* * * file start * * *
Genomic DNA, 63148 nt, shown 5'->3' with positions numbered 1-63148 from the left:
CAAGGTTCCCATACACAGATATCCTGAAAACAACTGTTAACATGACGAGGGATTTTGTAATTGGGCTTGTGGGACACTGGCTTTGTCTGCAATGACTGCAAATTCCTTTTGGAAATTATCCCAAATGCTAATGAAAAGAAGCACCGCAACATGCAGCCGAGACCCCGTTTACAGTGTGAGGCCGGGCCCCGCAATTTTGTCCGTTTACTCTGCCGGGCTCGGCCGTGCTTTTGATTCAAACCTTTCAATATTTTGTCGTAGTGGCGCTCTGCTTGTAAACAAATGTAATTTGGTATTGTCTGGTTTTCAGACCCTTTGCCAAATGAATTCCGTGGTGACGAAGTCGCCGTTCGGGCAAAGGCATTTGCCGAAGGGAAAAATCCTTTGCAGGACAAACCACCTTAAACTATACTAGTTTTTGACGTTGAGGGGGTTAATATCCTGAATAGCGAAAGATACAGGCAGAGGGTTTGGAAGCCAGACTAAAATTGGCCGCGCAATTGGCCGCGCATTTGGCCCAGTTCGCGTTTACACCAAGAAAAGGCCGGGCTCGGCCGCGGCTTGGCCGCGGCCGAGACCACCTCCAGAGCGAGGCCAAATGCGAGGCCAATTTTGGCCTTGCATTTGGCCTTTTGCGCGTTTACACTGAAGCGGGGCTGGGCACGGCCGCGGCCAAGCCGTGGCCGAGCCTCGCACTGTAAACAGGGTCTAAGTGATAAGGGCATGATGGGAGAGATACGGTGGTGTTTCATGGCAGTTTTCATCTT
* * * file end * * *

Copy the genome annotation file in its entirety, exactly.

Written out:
Genomic DNA, 63148 nt, shown 5'->3' with positions numbered 1-63148 from the left:
CAAGGTTCCCATACACAGATATCCTGAAAACAACTGTTAACATGACGAGGGATTTTGTAATTGGGCTTGTGGGACACTGGCTTTGTCTGCAATGACTGCAAATTCCTTTTGGAAATTATCCCAAATGCTAATGAAAAGAAGCACCGCAACATGCAGCCGAGACCCCGTTTACAGTGTGAGGCCGGGCCCCGCAATTTTGTCCGTTTACTCTGCCGGGCTCGGCCGTGCTTTTGATTCAAACCTTTCAATATTTTGTCGTAGTGGCGCTCTGCTTGTAAACAAATGTAATTTGGTATTGTCTGGTTTTCAGACCCTTTGCCAAATGAATTCCGTGGTGACGAAGTCGCCGTTCGGGCAAAGGCATTTGCCGAAGGGAAAAATCCTTTGCAGGACAAACCACCTTAAACTATACTAGTTTTTGACGTTGAGGGGGTTAATATCCTGAATAGCGAAAGATACAGGCAGAGGGTTTGGAAGCCAGACTAAAATTGGCCGCGCAATTGGCCGCGCATTTGGCCCAGTTCGCGTTTACACCAAGAAAAGGCCGGGCTCGGCCGCGGCTTGGCCGCGGCCGAGACCACCTCCAGAGCGAGGCCAAATGCGAGGCCAATTTTGGCCTTGCATTTGGCCTTTTGCGCGTTTACACTGAAGCGGGGCTGGGCACGGCCGCGGCCAAGCCGTGGCCGAGCCTCGCACTGTAAACAGGGTCTAAGTGATAAGGGCATGATGGGAGAGATACGGTGGTGTTTCATGGCAGTTTTCATCTT